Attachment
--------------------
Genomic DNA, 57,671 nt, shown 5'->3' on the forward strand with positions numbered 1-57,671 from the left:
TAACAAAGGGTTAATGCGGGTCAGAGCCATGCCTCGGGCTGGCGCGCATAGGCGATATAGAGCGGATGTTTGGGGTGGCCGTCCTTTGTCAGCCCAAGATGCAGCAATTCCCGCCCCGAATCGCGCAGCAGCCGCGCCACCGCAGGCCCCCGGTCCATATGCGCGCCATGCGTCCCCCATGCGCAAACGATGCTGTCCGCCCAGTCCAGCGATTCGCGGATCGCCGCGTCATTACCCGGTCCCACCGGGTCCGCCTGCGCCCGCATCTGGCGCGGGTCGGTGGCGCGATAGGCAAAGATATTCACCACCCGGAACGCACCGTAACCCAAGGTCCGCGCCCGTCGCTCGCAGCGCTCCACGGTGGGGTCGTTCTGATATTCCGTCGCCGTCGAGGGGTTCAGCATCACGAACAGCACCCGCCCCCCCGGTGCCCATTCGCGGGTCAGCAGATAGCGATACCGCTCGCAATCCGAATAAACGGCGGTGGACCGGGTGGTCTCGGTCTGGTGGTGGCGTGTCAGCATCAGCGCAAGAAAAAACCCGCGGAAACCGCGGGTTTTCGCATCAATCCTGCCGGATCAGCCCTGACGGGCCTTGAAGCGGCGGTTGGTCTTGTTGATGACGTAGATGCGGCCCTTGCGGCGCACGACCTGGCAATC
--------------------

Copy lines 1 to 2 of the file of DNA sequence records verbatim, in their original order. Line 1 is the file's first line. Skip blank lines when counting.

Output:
Genomic DNA, 57,671 nt, shown 5'->3' on the forward strand with positions numbered 1-57,671 from the left:
TAACAAAGGGTTAATGCGGGTCAGAGCCATGCCTCGGGCTGGCGCGCATAGGCGATATAGAGCGGATGTTTGGGGTGGCCGTCCTTTGTCAGCCCAAGATGCAGCAATTCCCGCCCCGAATCGCGCAGCAGCCGCGCCACCGCAGGCCCCCGGTCCATATGCGCGCCATGCGTCCCCCATGCGCAAACGATGCTGTCCGCCCAGTCCAGCGATTCGCGGATCGCCGCGTCATTACCCGGTCCCACCGGGTCCGCCTGCGCCCGCATCTGGCGCGGGTCGGTGGCGCGATAGGCAAAGATATTCACCACCCGGAACGCACCGTAACCCAAGGTCCGCGCCCGTCGCTCGCAGCGCTCCACGGTGGGGTCGTTCTGATATTCCGTCGCCGTCGAGGGGTTCAGCATCACGAACAGCACCCGCCCCCCCGGTGCCCATTCGCGGGTCAGCAGATAGCGATACCGCTCGCAATCCGAATAAACGGCGGTGGACCGGGTGGTCTCGGTCTGGTGGTGGCGTGTCAGCATCAGCGCAAGAAAAAACCCGCGGAAACCGCGGGTTTTCGCATCAATCCTGCCGGATCAGCCCTGACGGGCCTTGAAGCGGCGGTTGGTCTTGTTGATGACGTAGATGCGGCCCTTGCGGCGCACGACCTGGCAATC